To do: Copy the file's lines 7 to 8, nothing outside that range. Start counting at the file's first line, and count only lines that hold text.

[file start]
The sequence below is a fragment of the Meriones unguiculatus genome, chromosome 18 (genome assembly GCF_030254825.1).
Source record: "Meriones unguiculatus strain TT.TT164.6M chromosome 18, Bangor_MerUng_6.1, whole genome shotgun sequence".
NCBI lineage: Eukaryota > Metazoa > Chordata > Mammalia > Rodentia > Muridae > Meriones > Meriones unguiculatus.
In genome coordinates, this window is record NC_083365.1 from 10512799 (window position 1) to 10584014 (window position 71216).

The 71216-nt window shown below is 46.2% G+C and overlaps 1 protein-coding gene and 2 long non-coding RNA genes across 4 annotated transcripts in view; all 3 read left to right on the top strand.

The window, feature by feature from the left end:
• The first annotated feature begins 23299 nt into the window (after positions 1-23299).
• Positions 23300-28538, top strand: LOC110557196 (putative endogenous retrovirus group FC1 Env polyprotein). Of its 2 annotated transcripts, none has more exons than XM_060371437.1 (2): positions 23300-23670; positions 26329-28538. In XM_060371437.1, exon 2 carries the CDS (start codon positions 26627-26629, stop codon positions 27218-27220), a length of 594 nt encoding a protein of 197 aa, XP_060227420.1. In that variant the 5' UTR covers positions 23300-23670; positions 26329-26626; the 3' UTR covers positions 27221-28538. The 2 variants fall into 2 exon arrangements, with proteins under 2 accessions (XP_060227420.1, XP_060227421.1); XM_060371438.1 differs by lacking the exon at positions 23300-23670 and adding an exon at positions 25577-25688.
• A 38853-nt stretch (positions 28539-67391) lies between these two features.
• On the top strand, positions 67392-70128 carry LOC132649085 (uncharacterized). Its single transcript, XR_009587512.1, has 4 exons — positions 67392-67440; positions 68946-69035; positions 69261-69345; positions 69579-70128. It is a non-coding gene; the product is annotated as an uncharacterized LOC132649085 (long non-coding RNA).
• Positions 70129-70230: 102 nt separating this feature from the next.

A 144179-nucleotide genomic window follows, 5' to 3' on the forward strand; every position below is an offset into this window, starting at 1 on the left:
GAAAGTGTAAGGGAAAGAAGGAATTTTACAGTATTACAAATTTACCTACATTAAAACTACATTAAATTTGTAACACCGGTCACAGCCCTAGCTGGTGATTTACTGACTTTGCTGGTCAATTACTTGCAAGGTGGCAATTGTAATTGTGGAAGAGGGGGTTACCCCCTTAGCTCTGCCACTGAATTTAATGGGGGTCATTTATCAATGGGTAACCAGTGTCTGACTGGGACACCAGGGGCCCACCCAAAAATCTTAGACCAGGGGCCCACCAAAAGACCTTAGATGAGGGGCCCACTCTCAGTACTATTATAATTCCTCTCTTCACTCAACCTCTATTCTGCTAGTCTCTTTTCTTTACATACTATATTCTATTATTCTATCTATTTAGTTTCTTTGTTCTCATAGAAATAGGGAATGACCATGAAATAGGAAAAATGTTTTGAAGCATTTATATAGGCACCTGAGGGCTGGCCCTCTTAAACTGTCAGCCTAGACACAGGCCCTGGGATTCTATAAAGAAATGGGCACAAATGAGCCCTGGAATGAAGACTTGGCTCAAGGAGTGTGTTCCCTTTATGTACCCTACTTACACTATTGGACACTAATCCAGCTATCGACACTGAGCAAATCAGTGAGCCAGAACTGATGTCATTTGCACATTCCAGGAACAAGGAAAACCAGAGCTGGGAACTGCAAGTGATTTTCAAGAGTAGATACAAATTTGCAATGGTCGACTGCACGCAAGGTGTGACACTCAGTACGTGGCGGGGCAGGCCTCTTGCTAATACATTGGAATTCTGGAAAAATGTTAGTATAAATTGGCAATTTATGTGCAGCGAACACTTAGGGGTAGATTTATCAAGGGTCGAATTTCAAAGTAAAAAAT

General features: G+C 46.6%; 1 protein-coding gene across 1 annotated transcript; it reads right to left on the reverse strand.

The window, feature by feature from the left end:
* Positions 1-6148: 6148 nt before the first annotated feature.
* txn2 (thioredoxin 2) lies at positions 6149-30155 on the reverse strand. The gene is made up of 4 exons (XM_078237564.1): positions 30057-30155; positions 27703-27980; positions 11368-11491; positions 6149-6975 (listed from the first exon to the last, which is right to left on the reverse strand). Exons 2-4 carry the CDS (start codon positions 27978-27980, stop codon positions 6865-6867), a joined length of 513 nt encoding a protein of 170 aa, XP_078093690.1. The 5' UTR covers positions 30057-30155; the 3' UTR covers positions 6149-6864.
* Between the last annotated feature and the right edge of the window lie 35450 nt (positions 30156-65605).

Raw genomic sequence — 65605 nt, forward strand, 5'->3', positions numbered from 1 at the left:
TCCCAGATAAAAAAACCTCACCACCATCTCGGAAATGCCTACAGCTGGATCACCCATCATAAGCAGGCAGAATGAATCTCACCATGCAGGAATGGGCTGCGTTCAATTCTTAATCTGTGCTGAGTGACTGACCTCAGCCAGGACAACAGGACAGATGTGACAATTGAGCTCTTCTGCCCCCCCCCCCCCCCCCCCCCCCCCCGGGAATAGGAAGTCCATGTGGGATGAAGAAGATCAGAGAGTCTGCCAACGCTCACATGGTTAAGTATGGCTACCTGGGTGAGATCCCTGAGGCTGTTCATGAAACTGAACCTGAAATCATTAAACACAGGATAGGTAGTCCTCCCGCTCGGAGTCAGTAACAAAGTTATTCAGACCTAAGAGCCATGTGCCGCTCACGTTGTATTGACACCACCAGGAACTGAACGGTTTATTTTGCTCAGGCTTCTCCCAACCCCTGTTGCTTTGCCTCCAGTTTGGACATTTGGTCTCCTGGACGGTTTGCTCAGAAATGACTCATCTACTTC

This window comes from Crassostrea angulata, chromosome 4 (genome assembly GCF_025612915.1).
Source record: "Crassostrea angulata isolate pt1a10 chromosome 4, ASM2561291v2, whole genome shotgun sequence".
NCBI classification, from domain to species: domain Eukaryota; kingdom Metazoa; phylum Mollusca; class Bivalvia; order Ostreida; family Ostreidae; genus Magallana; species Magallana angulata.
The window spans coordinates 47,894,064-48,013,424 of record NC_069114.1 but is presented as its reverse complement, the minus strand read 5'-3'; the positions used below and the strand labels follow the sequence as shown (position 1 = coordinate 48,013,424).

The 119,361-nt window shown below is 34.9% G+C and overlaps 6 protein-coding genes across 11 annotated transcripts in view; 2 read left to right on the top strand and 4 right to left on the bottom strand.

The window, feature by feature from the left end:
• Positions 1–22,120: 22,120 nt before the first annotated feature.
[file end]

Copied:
• The first annotated feature begins 23299 nt into the window (after positions 1-23299).
• Positions 23300-28538, top strand: LOC110557196 (putative endogenous retrovirus group FC1 Env polyprotein). Of its 2 annotated transcripts, none has more exons than XM_060371437.1 (2): positions 23300-23670; positions 26329-28538. In XM_060371437.1, exon 2 carries the CDS (start codon positions 26627-26629, stop codon positions 27218-27220), a length of 594 nt encoding a protein of 197 aa, XP_060227420.1. In that variant the 5' UTR covers positions 23300-23670; positions 26329-26626; the 3' UTR covers positions 27221-28538. The 2 variants fall into 2 exon arrangements, with proteins under 2 accessions (XP_060227420.1, XP_060227421.1); XM_060371438.1 differs by lacking the exon at positions 23300-23670 and adding an exon at positions 25577-25688.